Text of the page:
Despite the cold, the children were anxious to get outside each day, where they would run, climb up and slip down the little hill, play pretend games, slip around on the ice, and pull each other in sleds.For Monday art we read the story Perfect Square by Michael Hall about a square that is cut, torn, and taken apart to then reassemble itself into new pictures, such as a fountain, bridge, river, and mountain. Each child selected a color square, then cut or tore it into pieces, then glued the pieces onto paper to make a new design.Tuesday morning the children made some Thank you cards for Officer Lucas, in appreciation of his visit last week, when he introduced mammals and played a matching game with us.At the art table, children continued work on their dioramas, and some began to make mini fairy puppets and theaters.We began discussing what animals do in winter, including adapt, migrate, and hibernate. The children pretended to be chipmunks, bears, frogs, birds, etc. searching for and storing up food, finding a den and going to sleep, burying down into the mud, and flying south. We discussed how some animals may adapt by growing in thicker fur, growing a new colored camouflage coat, changing their eating habits, and packing down paths in the snow for quicker movement.On Wednesday we pretended to be hibernating and dormant animals, such as chipmunks and bears. As bears we ate LOTS of food to build up our fat layers to act as insulation and sustenance during the winter when we would not be moving or eating for months at a time. We discussed how animals stay warm in the winter. Everyone was given an ice cube, which they held in their bare hands. The children shared how people can stay warm by staying inside with heat, and putting on lots of layers and protective clothing when going out. They shared that animals stay warm because they have thick coats of fur and many build up layers of fat under their skin, which acts as insulation. We took turns putting on a cloth mitten, a blubber mitten, and a fur mitten and holding our ice cubes to see how they insulate from the cold.We introduced the practice of making silence. We looked at a calming picture, then rang a chime and flipped the picture to the word silence, then we sat silently and listened to the noises around us. When the picture was turned back around, we stopped making silence. We discussed the noises we heard. One distinct clicking sound had been quite prominent, and the children originally thought maybe it was the ticking of the clock, but upon further listening discovered that it was inconsistent, unlike a clock. The children took the morning to solve the mystery of the clicking, and they found that the noises were made by the heating pipes.Pooh came from Believe in Books with Andrea and Connie on Thursday. Connie read a story about Pooh and Piglet searching for the flying dragon that Tigger and Roo found down by the river. They asked everyone if they had seen a dragon fly, and although everyone else had seen it, Pooh and Piglet could not find it, until they finally spotted the dragonfly at the river. Children who wanted to gave Pooh a fist bump or a wave to avoid spreading any germs we might have, then each chose a book to take home.Before heading out for a short recess, we did some scarf dancing then set up and did an obstacle course, walking over chairs, sliding under tables, stepping through hoops, walking a balance line, and tiptoeing over the stepping stones.Friday students continued to learn about measuring. We read the story How Big Is a Foot? by Rolf Myller, then learned how to properly measure using a ruler, by aligning the end of the ruler exactly with the end of the item being measured, and using a finger to mark the end of the ruler where we would place the beginning of the ruler to continue our measuring.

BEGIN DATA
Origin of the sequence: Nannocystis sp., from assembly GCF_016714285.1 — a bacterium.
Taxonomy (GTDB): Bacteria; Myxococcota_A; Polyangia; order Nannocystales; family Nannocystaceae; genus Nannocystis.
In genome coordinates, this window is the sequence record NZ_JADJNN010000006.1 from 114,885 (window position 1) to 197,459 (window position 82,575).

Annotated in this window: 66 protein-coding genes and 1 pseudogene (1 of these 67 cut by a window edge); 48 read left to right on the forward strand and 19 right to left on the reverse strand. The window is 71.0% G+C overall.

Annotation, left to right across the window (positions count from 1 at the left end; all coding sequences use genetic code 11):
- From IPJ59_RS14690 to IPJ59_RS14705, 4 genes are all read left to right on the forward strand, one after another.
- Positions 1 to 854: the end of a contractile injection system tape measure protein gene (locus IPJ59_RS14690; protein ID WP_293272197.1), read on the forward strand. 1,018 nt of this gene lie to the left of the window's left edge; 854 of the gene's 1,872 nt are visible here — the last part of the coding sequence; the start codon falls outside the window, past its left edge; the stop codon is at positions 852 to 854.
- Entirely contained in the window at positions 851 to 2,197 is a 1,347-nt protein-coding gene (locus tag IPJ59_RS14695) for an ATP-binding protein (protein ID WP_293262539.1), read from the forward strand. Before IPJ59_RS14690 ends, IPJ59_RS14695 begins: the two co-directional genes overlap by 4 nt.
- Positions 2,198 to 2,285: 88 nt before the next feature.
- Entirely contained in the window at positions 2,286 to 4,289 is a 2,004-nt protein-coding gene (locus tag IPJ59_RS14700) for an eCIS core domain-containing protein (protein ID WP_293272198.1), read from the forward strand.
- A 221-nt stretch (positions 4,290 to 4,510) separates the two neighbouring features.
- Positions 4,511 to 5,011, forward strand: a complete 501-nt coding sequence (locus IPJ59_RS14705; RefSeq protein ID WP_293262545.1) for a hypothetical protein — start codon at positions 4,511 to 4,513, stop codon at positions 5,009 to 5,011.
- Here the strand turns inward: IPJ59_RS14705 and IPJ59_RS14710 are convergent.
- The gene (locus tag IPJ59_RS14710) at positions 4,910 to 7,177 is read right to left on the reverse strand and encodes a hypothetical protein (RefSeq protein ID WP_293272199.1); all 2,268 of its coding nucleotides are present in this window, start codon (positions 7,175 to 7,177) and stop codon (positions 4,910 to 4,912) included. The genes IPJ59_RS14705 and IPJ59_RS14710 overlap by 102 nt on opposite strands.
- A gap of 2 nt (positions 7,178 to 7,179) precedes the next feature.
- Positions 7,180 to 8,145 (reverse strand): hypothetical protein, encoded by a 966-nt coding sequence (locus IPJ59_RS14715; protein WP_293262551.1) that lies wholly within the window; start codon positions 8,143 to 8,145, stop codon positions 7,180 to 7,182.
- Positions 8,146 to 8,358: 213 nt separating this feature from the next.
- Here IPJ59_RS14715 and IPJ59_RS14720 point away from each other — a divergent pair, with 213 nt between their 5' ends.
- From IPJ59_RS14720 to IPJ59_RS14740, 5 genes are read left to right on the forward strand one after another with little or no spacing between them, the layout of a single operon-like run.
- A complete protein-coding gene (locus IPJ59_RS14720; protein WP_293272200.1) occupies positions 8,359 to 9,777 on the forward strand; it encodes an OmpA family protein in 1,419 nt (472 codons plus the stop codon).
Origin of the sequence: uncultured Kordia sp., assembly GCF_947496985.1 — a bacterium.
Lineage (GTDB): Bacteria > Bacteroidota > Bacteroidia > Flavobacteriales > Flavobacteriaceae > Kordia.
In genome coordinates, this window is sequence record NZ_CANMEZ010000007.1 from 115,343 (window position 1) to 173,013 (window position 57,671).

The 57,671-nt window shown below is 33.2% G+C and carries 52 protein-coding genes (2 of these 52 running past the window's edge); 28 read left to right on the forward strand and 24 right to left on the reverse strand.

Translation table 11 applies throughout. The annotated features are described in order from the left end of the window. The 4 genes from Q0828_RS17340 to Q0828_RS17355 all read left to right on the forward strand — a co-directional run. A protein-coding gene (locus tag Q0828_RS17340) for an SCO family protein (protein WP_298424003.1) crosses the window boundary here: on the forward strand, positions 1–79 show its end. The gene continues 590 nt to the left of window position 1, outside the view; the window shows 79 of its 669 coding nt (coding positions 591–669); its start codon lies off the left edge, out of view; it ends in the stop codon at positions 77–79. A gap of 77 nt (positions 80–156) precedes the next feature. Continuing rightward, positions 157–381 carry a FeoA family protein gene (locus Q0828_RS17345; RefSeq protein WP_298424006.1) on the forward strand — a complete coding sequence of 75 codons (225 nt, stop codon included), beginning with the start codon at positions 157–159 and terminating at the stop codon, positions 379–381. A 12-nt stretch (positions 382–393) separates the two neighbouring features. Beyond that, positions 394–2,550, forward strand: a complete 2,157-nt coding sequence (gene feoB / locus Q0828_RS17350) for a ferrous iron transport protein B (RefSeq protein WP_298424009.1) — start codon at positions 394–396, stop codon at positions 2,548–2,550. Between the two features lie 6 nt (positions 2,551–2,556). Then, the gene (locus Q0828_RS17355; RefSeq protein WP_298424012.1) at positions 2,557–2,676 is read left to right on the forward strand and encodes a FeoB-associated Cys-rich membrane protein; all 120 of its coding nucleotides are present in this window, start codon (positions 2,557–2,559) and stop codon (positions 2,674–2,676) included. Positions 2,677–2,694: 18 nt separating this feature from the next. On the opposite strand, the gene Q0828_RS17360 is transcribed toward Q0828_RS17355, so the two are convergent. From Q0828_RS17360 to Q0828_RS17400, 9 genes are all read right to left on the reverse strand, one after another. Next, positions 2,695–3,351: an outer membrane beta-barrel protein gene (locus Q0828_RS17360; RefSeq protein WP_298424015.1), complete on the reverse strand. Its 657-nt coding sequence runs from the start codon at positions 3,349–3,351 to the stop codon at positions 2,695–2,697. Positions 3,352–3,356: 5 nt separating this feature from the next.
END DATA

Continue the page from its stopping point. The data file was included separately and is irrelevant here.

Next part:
Migration, Adaptation, Hibernation
January 27, 2018